Legalized Marijuana Edges Closer to Reality

Buds are removed from a container at the "Oregon's Finest" medical marijuana dispensary in Portland, Oregon April 8, 2014. Over 20 Oregon cities and counties are moving to temporarily ban medical marijuana dispensaries ahead of a May deadline, reflecting a divide between liberal Portland and more conservative rural areas wary about allowing medical weed. Portland, Oregon's largest city, already has a number of medical marijuana clinics and has not moved to ban them. Picture taken April 8, 2014. REUTERS/Steve Dipaola (UNITED STATES - Tags: DRUGS SOCIETY POLITICS HEALTH) - RTR3KMHE

Despite a mixed bag of support for the many propositions on California’s voluminous ballot, legalized recreational in-state marijuana use appears to be headed from far-off dream to dawning reality.

“Last month, the two most prestigious California public opinion outfits — the Field Research Corporation and Public Policy Institute of California (PPIC) — both pegged support for Proposition 64 at 60 percent,” Ed Kilgore noted at New York Magazine. “Field nostalgically noted that its first poll of California on the subject, in 1969, showed only 13 percent support for legalization. A new PPIC survey in October showed legal weed pulling a mere 55 percent with 38 percent opposed. That’s still a 17-point margin. Indeed, there has only been one bad poll for Proposition 64.”

A decisive year

Although California has long been forced into the role of bellwether state by policy activists hoping to go national with Golden State victories, broader change in a pro-pot direction has been largely recognized as nearly inevitable given the sheer size of the market for pot that Prop. 64 would legitimize and expand. “Californians are on the verge of tripling the number of American adults who can legally acquire marijuana without interference from doctors, dealers or cops,” Reason magazine’s Matt Welch observed at the Los Angeles Times. “If Maine and Nevada voters do likewise, as seems probable, that would further expand the zone of recreational freedom to cover nearly one-fifth of the U.S. population.”

Pro-pot advocates have cast a broad net this election season. “Voters in five states — Arizona, California, Maine, Massachusetts and Nevada — will decide whether to legalize recreational marijuana for adults,” as NBC News reported. “Medical marijuana is on the ballot in Arkansas, Florida, Montana and North Dakota.”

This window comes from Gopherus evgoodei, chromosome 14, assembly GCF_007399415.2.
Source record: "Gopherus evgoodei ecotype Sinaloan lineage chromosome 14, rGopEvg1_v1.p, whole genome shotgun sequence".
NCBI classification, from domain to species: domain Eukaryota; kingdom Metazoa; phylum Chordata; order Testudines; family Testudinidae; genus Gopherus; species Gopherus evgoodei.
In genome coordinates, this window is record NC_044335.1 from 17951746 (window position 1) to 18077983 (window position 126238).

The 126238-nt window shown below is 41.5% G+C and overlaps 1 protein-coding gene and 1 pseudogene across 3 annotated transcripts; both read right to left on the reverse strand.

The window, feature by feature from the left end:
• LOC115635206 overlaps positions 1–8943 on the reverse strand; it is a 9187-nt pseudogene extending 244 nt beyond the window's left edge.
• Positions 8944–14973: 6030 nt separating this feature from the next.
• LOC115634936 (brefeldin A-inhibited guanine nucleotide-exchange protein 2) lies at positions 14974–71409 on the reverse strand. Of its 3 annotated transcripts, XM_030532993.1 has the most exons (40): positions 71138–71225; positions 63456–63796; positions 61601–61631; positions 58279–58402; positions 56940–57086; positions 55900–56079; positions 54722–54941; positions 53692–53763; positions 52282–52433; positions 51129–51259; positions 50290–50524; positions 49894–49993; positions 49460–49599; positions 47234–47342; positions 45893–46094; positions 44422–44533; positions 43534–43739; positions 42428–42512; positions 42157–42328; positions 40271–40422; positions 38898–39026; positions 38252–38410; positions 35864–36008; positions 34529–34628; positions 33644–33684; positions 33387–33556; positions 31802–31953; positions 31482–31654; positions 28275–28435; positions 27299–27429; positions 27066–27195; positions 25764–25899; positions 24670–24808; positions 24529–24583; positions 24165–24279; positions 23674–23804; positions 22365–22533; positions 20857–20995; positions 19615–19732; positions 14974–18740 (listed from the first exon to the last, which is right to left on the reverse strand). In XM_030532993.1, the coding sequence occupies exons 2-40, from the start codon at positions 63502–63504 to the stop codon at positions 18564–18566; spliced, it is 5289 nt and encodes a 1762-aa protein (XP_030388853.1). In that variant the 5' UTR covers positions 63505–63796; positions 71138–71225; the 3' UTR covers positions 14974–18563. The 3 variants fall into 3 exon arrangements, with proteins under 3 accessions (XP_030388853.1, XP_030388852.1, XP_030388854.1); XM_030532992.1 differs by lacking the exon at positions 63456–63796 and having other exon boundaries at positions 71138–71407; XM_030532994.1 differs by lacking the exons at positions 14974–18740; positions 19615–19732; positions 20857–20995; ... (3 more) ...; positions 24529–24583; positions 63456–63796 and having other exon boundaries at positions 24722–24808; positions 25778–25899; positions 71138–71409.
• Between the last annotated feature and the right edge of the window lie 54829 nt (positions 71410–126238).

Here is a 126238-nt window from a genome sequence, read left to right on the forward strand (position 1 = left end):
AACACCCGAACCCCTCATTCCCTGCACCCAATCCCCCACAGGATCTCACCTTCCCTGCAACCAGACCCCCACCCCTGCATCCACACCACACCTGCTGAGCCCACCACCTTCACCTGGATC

“Two national surveys released in mid-October confirm that, with the Pew Research Center revealing that 57 percent of U.S. adults say the use of marijuana should be made legal — while 60 percent were opposed a decade ago. The latest Gallup Poll showed that support for legalizing marijuana is at 60 percent, the highest ever recorded in this survey. After Colorado and Oregon became the first states to allow the recreational use of pot, in 2013, support for legalization reached a majority for the first time.”

Business first

Entrepreneurs have already begun a rush to fill current and perceived appetites for a new generation of recreational weed products and services. “Startups are cropping up throughout the Bay Area that put a signature Valley spin on the age-old practice of selling marijuana, offering sleek on-demand delivery apps for users and high-tech software for growers and dispensaries,” the San Jose Mercury News recently noted. “The business models are risky — marijuana is illegal under federal law and stigma around the drug prevents cannabis startups from scoring funding from many major investors. But with recent polls suggesting Californians are poised to expand marijuana consumption beyond medical use, experts expect cash to pour into the industry.”

Already, changes to state law governing how licenses are granted to new marijuana businesses have helped open the floodgates. “New pot businesses have been springing up under medical marijuana licensing rules signed into law by Gov. Jerry Brown last year,” the Sacramento Bee reported.

Jump ball

Analysts have remained divided, however, on the partisan implications of legalization. While many traditional Republican critics have suggested that more permissive drug laws are of a piece with an expansive entitlement state, libertarian supporters like Welch have countered that more free-market innovations are likely to follow in Prop. 64’s wake. “What’s the 2016 equivalent of medical marijuana shops?” he asked. “Charter schools come quickly to mind. Wherever the one size is not fitting all to the end user’s satisfaction, there is an opportunity for governmental bodies to allow for some real or metaphorical outside lab work. Beware any entity that would prematurely close such experiments down.”

This piece was originally published by CalWatchdog.com